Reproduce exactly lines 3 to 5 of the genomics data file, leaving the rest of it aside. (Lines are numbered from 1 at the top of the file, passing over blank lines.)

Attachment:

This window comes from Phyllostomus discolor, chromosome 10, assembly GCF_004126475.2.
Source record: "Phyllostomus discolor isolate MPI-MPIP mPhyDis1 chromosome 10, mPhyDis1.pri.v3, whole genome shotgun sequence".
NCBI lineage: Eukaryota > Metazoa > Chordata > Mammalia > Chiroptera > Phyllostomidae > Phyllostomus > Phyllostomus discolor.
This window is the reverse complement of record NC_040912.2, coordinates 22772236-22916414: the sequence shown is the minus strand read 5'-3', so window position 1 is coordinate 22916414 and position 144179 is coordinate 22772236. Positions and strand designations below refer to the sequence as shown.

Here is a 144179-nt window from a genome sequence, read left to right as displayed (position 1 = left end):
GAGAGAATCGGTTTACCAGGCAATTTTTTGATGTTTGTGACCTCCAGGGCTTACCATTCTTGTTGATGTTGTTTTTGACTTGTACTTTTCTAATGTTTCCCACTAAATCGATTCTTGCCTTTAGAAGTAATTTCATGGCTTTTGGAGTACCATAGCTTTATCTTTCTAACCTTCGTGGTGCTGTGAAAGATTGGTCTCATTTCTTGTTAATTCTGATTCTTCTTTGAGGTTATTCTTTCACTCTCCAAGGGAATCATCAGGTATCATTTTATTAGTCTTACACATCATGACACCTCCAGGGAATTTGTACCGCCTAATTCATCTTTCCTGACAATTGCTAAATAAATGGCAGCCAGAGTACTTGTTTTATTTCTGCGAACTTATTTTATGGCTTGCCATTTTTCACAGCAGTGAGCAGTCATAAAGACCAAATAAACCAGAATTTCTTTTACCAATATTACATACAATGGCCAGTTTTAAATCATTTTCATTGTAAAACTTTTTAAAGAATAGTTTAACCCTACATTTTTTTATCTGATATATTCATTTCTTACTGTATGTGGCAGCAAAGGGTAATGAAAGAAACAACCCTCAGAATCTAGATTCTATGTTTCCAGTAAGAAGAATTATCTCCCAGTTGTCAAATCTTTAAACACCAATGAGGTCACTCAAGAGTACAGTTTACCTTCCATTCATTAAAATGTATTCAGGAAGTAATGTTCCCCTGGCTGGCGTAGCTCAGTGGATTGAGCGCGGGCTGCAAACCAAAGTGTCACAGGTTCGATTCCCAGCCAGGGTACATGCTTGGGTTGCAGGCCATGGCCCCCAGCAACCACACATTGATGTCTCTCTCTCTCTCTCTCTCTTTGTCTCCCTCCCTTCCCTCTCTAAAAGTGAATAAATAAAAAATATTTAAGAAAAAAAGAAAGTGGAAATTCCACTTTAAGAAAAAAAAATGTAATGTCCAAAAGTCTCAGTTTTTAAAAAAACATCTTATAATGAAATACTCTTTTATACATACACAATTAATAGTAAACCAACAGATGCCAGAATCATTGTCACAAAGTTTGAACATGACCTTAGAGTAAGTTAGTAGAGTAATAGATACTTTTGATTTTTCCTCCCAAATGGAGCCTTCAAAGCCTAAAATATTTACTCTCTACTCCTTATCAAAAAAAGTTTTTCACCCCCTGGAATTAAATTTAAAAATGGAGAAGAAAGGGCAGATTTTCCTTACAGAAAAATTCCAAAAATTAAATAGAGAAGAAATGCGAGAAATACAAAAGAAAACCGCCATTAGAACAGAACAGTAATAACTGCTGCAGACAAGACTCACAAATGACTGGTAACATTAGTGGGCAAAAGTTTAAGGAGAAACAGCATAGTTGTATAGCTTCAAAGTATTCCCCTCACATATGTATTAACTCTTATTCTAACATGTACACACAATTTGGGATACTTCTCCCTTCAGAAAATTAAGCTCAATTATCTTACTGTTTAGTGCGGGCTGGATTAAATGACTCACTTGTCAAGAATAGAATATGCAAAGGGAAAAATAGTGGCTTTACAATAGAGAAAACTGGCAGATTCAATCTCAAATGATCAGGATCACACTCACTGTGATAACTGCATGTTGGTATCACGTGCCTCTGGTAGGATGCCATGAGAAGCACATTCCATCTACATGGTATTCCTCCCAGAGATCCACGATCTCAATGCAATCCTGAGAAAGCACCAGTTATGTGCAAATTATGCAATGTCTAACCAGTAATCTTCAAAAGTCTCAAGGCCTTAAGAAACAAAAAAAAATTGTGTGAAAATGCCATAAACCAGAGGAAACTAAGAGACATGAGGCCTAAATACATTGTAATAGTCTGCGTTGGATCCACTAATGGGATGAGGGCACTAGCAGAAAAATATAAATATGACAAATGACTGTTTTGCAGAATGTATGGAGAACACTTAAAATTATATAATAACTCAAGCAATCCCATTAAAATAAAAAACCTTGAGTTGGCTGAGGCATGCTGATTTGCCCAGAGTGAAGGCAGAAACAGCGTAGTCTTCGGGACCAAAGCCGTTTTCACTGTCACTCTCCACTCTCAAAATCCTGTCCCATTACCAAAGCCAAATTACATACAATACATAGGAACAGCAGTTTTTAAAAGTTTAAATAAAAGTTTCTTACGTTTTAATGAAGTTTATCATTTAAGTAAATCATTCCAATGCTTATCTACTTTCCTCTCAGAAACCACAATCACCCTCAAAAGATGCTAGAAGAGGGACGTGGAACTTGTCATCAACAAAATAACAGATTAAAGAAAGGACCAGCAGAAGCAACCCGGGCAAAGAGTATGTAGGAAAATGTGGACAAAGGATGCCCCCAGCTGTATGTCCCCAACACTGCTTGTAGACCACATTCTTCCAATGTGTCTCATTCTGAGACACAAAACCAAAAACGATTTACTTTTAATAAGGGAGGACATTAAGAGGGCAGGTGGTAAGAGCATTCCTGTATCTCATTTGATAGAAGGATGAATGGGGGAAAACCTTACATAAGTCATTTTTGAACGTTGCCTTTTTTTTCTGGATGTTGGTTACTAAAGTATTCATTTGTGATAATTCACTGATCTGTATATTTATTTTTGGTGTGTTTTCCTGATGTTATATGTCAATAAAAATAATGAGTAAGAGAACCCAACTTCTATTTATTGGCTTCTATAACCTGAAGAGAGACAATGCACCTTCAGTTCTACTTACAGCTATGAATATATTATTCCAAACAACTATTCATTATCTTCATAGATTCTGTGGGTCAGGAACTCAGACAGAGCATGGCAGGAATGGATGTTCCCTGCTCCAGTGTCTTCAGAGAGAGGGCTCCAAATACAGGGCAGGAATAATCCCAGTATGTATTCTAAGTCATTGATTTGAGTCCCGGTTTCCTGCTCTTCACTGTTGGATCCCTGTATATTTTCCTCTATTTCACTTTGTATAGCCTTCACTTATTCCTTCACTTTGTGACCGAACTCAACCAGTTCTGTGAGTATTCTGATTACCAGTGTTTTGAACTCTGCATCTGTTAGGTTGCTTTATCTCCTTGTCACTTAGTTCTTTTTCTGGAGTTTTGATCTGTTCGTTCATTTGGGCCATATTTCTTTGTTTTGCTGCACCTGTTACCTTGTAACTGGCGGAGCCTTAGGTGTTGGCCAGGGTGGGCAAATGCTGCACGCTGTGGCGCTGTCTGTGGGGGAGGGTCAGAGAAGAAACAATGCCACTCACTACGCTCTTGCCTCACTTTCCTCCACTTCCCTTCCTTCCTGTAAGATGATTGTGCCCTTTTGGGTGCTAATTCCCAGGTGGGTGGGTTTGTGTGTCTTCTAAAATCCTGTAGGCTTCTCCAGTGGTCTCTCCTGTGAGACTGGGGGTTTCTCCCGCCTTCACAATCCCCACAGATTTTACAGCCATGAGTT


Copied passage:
NCBI lineage: Eukaryota > Metazoa > Chordata > Mammalia > Chiroptera > Phyllostomidae > Phyllostomus > Phyllostomus discolor.
This window is the reverse complement of record NC_040912.2, coordinates 22772236-22916414: the sequence shown is the minus strand read 5'-3', so window position 1 is coordinate 22916414 and position 144179 is coordinate 22772236. Positions and strand designations below refer to the sequence as shown.

Here is a 144179-nt window from a genome sequence, read left to right as displayed (position 1 = left end):